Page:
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April 13, 2009 11:04 PM Age: 11 yrs
Shame on Us If….Category: Larry Checco
Source: Larry Checco
The business sections of this morning’s newspapers are full of encouraging news. Banks are beginning to post profits….pension funds are posting their first gains in months….even consumers are demonstrating a bit more confidence.
Yes, it appears the economy is showing some signs of life.
But try to make that case to the millions of families who already have lost their homes to foreclosure—or the four million to eight million more who are said to be at risk of doing so in the next few years…
….Or to the nearly six million people currently unemployed—and the millions more still at risk of losing their jobs….
….Or to the 45+ million people with no healthcare coverage….
….Or the impact this recession has had on countless millions of others who have suffered everything from disabling stress to losing their marriages to loss of sense of self…
This must not be allowed to happen again!
Money is the life-blood of an economy
Regulation over our financial industry needs to be expanded, strengthened and enforced, including laws such as the Community Reinvestment Act (CRA). The SEC needs to grow teeth or go away. Corporate cultures need to morph into entities that understand the need for accountability, responsibility and ethical behavior—and that centralization of wealth is bad for all of us, including them.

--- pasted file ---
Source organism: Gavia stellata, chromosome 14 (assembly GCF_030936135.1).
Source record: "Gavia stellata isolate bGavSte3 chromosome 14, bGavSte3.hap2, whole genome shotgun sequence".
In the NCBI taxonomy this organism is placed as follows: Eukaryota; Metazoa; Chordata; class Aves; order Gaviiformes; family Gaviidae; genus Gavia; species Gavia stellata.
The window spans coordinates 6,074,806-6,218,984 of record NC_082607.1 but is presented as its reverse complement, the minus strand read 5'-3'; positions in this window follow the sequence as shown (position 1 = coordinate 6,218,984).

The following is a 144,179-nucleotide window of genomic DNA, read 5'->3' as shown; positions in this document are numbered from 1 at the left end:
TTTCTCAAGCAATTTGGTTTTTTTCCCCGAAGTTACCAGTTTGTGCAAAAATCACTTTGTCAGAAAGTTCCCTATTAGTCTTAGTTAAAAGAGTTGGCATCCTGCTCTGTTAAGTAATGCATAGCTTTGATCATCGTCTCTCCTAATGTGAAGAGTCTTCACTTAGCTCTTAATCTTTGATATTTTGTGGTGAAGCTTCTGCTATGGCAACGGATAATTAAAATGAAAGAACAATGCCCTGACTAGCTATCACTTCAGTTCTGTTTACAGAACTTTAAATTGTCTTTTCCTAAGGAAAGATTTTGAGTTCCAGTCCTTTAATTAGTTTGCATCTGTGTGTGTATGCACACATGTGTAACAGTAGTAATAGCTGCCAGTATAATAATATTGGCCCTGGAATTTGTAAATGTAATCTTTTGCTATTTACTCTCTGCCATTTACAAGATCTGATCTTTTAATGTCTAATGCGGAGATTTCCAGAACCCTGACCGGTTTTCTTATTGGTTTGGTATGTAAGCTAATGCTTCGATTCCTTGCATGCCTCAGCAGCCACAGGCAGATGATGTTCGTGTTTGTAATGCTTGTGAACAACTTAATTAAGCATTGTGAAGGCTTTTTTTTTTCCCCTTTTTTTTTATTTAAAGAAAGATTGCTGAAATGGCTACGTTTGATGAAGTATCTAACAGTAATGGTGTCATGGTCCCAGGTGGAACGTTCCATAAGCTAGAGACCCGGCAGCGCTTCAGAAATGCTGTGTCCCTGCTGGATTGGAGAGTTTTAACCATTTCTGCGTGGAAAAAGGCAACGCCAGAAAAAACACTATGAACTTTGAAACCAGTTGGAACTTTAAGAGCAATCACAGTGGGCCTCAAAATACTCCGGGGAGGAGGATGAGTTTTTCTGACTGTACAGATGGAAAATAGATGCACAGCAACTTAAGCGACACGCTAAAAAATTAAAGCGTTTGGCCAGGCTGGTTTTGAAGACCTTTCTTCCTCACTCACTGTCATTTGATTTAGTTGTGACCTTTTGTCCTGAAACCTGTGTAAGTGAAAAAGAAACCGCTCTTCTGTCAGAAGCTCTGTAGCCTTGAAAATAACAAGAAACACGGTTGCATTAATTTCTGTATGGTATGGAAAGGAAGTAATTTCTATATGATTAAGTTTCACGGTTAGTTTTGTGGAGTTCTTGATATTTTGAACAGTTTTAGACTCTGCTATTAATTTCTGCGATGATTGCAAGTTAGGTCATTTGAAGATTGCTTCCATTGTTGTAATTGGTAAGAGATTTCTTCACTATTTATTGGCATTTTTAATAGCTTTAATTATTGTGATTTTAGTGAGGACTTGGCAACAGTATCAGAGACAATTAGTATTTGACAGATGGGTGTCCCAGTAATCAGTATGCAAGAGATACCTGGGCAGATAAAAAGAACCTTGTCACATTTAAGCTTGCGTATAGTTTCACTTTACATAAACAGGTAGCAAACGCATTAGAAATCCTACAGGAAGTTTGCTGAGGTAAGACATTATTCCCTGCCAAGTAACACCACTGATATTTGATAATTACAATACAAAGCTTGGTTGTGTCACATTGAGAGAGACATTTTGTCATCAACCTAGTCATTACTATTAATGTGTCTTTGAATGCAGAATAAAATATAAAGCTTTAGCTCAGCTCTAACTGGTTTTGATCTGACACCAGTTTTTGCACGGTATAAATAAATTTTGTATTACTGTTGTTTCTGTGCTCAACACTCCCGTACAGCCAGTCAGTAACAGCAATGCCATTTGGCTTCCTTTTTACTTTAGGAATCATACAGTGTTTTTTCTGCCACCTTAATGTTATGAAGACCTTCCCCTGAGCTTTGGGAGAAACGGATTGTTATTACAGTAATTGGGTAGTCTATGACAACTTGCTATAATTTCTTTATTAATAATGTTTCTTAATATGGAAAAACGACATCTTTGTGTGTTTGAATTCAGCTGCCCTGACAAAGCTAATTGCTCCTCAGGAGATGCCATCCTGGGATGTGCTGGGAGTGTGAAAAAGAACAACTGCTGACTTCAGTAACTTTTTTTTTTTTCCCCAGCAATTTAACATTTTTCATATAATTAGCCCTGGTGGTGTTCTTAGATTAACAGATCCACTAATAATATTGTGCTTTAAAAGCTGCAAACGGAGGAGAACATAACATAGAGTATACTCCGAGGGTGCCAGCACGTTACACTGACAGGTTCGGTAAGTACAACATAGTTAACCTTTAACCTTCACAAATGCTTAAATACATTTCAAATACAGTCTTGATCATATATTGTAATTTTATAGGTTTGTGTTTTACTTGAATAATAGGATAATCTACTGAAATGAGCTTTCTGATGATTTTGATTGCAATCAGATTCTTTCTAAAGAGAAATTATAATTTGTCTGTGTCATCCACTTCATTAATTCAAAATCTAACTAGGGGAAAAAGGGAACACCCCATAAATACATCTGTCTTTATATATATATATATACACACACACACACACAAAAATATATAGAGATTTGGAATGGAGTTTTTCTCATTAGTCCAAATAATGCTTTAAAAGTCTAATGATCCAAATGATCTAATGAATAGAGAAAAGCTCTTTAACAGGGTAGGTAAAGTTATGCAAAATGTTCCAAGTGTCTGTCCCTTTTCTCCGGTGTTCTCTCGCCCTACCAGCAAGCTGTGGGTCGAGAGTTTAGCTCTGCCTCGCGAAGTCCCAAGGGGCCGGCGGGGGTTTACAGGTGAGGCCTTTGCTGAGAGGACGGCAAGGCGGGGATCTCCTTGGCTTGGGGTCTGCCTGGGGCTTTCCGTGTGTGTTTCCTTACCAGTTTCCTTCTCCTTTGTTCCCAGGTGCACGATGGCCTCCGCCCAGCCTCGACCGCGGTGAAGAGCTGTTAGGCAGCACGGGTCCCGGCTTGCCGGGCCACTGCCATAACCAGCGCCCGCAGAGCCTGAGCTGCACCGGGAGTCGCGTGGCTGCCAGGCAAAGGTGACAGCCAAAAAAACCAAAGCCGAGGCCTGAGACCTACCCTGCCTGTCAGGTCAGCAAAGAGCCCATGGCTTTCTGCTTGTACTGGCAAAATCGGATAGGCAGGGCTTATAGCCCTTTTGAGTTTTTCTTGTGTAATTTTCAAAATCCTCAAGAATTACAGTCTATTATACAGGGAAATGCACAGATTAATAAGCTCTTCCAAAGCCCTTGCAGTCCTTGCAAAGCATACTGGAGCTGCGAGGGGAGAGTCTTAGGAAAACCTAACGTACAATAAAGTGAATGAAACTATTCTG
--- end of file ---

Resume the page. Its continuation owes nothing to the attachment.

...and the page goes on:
Money is the life blood of any economy. If, in the human body, blood is not able to circulate to all of its parts, including its extremities (i.e. fingers and toes), these parts start to rot. If left unattended, eventually they need to be amputated. Consequently the entire body becomes dysfunctional and suffers.
That’s where we are in <country-region w:st="on"><place w:st="on">America</place></country-region> today. The amputees are the people who have lost their homes, jobs, healthcare and more because money was (is) concentrated in the hands of a few and not allowed to circulate. As a result, we’re all suffering.
Shame on us as a society if, once this crisis passes, and pass it will, that we allow ourselves to fall back into our former state of economic being. That state was unsustainable (as we are all painfully aware of now), indefensible (where is it written that people who work in the financial industry are required to be paid obscene amounts of money, in particular after they’ve failed miserably and at best engaged in dubious if not fraudulent behavior and risk taking) and inexcusable (meaning there are lots of folks who should be doing jail time instead of demanding bonuses).
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